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Toyota patent describes virtual manual transmission for EVs

Forward-looking: Toyota is recreating the experience of driving a car with a manual transmission in its EVs complete with the sensation of stalling if there isn’t enough throttle. It is part of the carmaker’s array of futuristic technologies for its electric vehicles.

A recently-published patent application from Toyota shows the details of the virtual manual transmission that the global carmaker is working on for some of its EVs. Essentially, it uses a gear stick typical to those in a manual car configured for a variety of shift patterns and torque characteristics.

Earlier this summer Toyota announced a range of new futuristic technologies for its battery electric vehicles that would be equipped with both drive control and clutch functions. This patent appears to be part of that initiative.

The virtual manual transmission detailed in the patent application would not be limited to six gears, NotebookCheck explained, but instead users will be able to select from various torque patterns to match their driving style. They’ll also have fourteen speeds to pick, which isn’t practical for a manual gas burning combustion engine, Motor1 points out, but can work fine when the manual transmission is just being simulated.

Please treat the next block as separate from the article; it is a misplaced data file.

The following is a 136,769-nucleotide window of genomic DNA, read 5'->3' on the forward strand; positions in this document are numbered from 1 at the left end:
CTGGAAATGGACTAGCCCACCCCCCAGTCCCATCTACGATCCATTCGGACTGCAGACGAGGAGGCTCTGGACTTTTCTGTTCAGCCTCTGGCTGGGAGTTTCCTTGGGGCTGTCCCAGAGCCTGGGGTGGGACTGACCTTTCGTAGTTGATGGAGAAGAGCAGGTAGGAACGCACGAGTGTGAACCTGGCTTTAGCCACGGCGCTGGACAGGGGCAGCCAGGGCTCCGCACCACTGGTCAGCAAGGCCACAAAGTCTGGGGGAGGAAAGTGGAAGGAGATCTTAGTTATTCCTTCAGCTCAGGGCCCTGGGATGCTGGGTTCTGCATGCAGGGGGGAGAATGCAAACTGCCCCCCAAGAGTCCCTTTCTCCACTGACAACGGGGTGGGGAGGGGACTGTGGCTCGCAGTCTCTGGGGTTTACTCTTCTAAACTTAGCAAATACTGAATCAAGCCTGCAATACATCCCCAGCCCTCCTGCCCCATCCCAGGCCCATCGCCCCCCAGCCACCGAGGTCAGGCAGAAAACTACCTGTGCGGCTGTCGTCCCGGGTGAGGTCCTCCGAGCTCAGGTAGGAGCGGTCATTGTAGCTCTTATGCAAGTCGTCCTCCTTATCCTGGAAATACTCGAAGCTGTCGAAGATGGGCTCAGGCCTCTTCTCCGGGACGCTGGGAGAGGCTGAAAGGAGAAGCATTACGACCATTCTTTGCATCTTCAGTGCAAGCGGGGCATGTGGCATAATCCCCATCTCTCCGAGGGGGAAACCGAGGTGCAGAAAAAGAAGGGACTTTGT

How is Toyota putting all these moving parts together? The patent describes a scenario in which the user selects a gear just like they would with a regular manual car, but as they move up through the gears, a virtual pattern offers the next set of ratios, Motor1 explains. So if the sixth gear is selected, a display will show other available ratios, allowing the driver to go up to the seventh or beyond.

The technology is being tested in a Lexus UX300e EV.

Toyota announced the global debut of the new UX 300e last year and deliveries began this spring. The luxury car (seen below) came to market with a newly developed battery pack offering a cruising range that is more than 40% longer than that of the previous model and a battery capacity of 72.8kWh.

Joel Stocksdale at Autoblog test drove Toyota’s manual EV prototype and wrote that the experience “kind of broke our brains.” The execution is fairly simple, despite the complexity of the manual version, with the shifter and the clutch pedal not linked to anything else while equipped with a sensor to detect shifter and clutch pedal positions. The software operated everything else, adjusting the torque depending on RPM, vehicle speed and gear.

Toyota engineers even managed to recreate the feeling of coming close to stalling if you’re not giving enough throttle. The engine will even shut off if it doesn’t get enough throttle in time, Stocksdale wrote.

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